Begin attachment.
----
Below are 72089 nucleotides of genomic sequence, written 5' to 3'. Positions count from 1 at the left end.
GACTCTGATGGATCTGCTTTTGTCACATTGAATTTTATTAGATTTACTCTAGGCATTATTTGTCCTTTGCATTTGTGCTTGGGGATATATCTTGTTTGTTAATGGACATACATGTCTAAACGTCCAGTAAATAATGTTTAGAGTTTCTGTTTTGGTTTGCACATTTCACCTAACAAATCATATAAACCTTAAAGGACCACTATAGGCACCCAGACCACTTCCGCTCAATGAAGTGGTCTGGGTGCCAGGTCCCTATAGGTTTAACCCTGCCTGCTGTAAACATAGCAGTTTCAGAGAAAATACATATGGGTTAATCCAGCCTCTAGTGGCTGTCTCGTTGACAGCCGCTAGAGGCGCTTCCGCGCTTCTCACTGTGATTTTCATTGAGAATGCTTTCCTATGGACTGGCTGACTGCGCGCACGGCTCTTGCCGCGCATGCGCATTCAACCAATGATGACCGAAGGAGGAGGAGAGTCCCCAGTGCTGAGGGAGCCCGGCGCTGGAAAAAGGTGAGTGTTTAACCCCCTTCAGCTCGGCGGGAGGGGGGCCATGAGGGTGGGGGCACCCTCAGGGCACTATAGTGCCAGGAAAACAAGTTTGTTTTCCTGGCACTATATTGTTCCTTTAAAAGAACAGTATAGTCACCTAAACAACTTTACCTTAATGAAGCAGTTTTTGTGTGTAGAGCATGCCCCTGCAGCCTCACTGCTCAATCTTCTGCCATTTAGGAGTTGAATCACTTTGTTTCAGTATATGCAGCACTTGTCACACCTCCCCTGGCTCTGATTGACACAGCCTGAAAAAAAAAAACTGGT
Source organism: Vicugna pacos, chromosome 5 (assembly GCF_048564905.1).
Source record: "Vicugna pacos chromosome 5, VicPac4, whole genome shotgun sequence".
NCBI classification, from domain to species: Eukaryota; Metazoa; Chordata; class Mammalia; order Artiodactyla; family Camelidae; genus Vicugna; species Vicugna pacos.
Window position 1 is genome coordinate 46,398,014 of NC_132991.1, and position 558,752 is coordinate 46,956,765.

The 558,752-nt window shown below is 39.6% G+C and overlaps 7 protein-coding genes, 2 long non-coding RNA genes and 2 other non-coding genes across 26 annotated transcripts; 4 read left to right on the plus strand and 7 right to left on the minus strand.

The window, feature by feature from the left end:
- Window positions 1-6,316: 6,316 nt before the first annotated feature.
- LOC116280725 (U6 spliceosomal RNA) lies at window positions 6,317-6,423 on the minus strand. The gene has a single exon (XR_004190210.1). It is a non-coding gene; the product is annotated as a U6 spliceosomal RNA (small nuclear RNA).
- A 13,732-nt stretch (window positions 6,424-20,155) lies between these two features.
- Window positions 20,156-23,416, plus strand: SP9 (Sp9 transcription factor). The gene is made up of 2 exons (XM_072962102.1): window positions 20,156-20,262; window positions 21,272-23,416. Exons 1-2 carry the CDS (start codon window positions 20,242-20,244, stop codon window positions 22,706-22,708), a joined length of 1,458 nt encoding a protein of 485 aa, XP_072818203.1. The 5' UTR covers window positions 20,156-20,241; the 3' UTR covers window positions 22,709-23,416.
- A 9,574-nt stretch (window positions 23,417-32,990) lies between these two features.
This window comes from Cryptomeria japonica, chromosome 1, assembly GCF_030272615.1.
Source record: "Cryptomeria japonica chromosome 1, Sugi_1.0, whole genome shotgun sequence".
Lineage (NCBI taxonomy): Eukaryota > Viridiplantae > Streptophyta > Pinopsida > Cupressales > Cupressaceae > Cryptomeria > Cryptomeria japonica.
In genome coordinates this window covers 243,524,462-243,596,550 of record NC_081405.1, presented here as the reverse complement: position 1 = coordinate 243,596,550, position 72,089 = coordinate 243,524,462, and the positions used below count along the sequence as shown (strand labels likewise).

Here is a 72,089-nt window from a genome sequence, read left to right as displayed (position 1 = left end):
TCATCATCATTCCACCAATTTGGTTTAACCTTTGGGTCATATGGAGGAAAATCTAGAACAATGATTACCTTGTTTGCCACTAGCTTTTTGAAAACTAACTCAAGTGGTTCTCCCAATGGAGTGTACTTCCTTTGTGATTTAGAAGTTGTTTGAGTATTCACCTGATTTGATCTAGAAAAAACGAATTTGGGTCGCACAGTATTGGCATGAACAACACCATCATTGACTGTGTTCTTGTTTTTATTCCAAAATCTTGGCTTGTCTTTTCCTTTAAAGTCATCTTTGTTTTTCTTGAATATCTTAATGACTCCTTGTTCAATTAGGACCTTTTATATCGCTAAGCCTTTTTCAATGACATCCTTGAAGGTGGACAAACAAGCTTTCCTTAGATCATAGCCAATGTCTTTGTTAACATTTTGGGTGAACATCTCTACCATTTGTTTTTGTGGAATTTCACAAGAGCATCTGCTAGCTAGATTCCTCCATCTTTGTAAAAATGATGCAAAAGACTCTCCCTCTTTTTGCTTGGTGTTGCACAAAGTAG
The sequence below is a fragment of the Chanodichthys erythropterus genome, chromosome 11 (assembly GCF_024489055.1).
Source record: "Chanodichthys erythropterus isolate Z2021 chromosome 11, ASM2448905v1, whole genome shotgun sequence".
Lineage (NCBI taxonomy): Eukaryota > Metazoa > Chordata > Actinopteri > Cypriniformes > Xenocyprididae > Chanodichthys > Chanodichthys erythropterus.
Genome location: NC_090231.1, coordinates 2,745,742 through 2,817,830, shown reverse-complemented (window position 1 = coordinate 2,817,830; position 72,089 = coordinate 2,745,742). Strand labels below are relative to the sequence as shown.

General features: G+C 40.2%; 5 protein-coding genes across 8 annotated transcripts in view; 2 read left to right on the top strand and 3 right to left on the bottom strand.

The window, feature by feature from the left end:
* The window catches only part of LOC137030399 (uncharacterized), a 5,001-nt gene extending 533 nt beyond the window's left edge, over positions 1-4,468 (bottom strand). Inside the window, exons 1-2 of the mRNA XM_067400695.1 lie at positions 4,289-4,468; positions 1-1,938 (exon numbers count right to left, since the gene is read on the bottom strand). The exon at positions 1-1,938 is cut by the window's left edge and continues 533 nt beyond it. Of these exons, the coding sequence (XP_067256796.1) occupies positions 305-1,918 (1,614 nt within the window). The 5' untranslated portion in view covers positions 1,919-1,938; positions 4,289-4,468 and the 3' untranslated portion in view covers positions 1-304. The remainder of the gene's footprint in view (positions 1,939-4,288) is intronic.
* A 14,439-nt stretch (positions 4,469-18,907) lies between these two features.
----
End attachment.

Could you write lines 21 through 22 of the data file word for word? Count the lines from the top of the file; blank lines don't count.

Source record: "Chanodichthys erythropterus isolate Z2021 chromosome 11, ASM2448905v1, whole genome shotgun sequence".
Lineage (NCBI taxonomy): Eukaryota > Metazoa > Chordata > Actinopteri > Cypriniformes > Xenocyprididae > Chanodichthys > Chanodichthys erythropterus.